CCTV did not respond to faxed questions about the confessions. Police in the four cities where such confessions have been filmed either could not be reached or did not respond to media requests for comment.
In one of the first prominent cases, Chinese-American investor Charles Xue (薛蠻子) was detained by police on suspicion of engaging in prostitution. It has become clear that Xue has been targeted in a government effort to discredit liberal-minded microbloggers who tend to advocate values such as democracy and freedom.
Xue urged other popular microbloggers to draw a lesson from him and expressed his support for more governmental regulation of online discourse. However, he was first seen on CCTV confessing about his escapades with prostitutes, drawing public snickers.
“According to my recollection, there has been six to seven times when I had sex with more than two prostitutes at once. Most recently, a female named A-Jie brought two other prostitutes and I had sex with them at the same time,” he said as if reading off a script. “Altogether, I paid 3,000 yuan [US$500].”
Xue remains in detention, but there has been no official word on whether he has been charged since his last television appearance on Sept. 15.
Then it was the turn of environmentalist Dong Liangjie (董良杰), who in September said on CCTV that he posted false allegations online, including one about contraceptive drugs in tap water. He was detained on suspicion of provoking trouble at the time of the confession, but it is unclear if he has been charged since then.
Last month, Dong Rubin said on the national network that he had taken money to make his clients look good online. A voice-over said he had fabricated rumors and purchased fake accounts to help spread them.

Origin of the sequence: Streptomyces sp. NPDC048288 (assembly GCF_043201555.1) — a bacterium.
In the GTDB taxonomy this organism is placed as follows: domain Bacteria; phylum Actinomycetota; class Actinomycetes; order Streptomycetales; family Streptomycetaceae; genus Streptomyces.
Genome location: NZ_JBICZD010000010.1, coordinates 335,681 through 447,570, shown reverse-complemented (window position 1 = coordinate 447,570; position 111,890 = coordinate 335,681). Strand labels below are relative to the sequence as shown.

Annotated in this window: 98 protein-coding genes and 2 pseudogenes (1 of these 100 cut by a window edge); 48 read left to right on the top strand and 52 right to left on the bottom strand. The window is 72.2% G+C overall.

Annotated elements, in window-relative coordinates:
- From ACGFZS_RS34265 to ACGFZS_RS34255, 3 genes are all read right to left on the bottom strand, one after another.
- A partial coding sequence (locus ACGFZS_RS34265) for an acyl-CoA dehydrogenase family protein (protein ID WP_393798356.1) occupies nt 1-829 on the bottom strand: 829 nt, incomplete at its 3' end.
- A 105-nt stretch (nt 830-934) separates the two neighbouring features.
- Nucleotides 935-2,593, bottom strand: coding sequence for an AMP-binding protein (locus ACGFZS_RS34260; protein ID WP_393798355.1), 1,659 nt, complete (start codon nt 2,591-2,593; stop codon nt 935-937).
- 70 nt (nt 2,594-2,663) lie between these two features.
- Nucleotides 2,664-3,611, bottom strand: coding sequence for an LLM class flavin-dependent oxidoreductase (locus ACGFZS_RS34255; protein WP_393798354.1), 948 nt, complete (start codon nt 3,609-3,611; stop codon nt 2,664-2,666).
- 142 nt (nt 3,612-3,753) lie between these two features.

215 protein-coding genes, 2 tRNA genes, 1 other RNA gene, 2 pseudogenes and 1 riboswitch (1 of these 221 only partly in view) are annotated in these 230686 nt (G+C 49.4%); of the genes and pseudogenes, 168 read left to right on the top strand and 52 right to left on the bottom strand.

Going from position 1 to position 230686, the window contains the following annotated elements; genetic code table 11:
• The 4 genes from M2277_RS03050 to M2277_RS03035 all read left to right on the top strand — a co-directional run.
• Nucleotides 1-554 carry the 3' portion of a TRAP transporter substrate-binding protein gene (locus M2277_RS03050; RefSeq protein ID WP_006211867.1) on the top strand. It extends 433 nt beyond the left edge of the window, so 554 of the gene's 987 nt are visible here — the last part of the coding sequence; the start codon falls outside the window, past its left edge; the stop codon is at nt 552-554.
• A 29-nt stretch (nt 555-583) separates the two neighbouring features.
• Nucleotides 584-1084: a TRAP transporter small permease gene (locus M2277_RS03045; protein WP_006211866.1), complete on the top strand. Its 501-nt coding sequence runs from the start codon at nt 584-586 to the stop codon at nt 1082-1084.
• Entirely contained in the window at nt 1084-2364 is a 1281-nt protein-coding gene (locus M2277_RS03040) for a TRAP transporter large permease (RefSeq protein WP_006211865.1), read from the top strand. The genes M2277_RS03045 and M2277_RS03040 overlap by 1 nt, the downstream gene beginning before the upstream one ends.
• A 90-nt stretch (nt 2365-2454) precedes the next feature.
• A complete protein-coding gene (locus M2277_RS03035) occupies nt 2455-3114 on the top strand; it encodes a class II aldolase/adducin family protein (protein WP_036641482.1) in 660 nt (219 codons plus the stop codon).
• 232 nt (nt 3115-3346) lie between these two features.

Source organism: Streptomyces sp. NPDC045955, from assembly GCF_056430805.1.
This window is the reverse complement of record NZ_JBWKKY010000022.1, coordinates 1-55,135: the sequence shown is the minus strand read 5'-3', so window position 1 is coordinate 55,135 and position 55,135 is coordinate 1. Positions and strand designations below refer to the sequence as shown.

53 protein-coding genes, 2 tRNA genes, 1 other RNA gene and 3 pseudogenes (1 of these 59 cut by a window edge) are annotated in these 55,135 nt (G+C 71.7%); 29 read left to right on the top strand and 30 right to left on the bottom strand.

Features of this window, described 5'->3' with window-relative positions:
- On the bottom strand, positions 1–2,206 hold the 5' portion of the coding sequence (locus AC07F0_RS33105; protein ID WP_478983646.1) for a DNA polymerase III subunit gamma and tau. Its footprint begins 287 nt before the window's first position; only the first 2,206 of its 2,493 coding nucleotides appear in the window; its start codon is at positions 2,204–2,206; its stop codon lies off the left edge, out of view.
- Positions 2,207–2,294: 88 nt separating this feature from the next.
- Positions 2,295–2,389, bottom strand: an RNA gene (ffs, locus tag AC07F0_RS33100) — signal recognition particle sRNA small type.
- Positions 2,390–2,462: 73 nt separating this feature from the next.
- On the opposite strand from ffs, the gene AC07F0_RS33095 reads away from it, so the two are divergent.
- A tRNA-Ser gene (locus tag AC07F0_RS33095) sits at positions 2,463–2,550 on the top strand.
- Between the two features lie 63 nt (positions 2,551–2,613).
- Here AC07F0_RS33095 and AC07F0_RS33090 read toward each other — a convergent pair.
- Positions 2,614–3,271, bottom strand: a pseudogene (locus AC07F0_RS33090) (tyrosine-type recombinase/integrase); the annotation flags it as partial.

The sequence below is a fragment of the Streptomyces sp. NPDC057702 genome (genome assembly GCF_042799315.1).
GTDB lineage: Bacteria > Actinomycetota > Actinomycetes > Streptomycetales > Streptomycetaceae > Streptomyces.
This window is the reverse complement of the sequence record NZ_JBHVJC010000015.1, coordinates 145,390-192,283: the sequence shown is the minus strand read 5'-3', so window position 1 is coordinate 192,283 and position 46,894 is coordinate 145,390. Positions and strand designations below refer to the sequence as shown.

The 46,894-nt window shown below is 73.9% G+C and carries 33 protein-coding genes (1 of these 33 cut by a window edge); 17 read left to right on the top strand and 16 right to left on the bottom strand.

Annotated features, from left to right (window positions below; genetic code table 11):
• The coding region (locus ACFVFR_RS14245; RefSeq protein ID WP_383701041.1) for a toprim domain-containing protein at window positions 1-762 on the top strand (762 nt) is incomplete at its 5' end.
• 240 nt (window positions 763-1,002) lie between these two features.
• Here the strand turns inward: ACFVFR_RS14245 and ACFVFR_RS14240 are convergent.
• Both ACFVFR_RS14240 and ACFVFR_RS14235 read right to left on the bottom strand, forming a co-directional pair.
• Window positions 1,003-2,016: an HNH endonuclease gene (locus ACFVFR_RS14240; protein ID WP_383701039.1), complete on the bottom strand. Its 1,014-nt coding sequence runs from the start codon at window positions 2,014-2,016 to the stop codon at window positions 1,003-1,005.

In the video, Dong Rubin — with his head shaved and hands cuffed — was seen in a yellow vest issued by a detention center in the southwestern city of Kunming. He was then charged with providing false capital in business registration. His lawyer said he did not admit any crime.
Also last month, freelance journalist and popular microblogger Ge Qiwei (格祺偉) appeared on TV when he was charged with blackmailing.
“This is an ugly thing,” Ge said of his offense.
He appeared much as Dong Rubin had — hands cuffed, yellow vest — though in his case the vest was issued by a detention center in Hengyang City in the southern province of Hunan.
Chinese authorities have deployed a similar tactic in another public campaign this year against alleged bribes made by foreign pharmaceutical companies to boost sales. They aired footage of a police interrogation in which a drug company executive confessed to the wrongdoing.
“Such parading is clearly a violation of due process and it shows how the party propaganda is prevailing over those who seek to promote the rule of law,” political scientist Dali Yang (楊大利) of the University of Chicago said.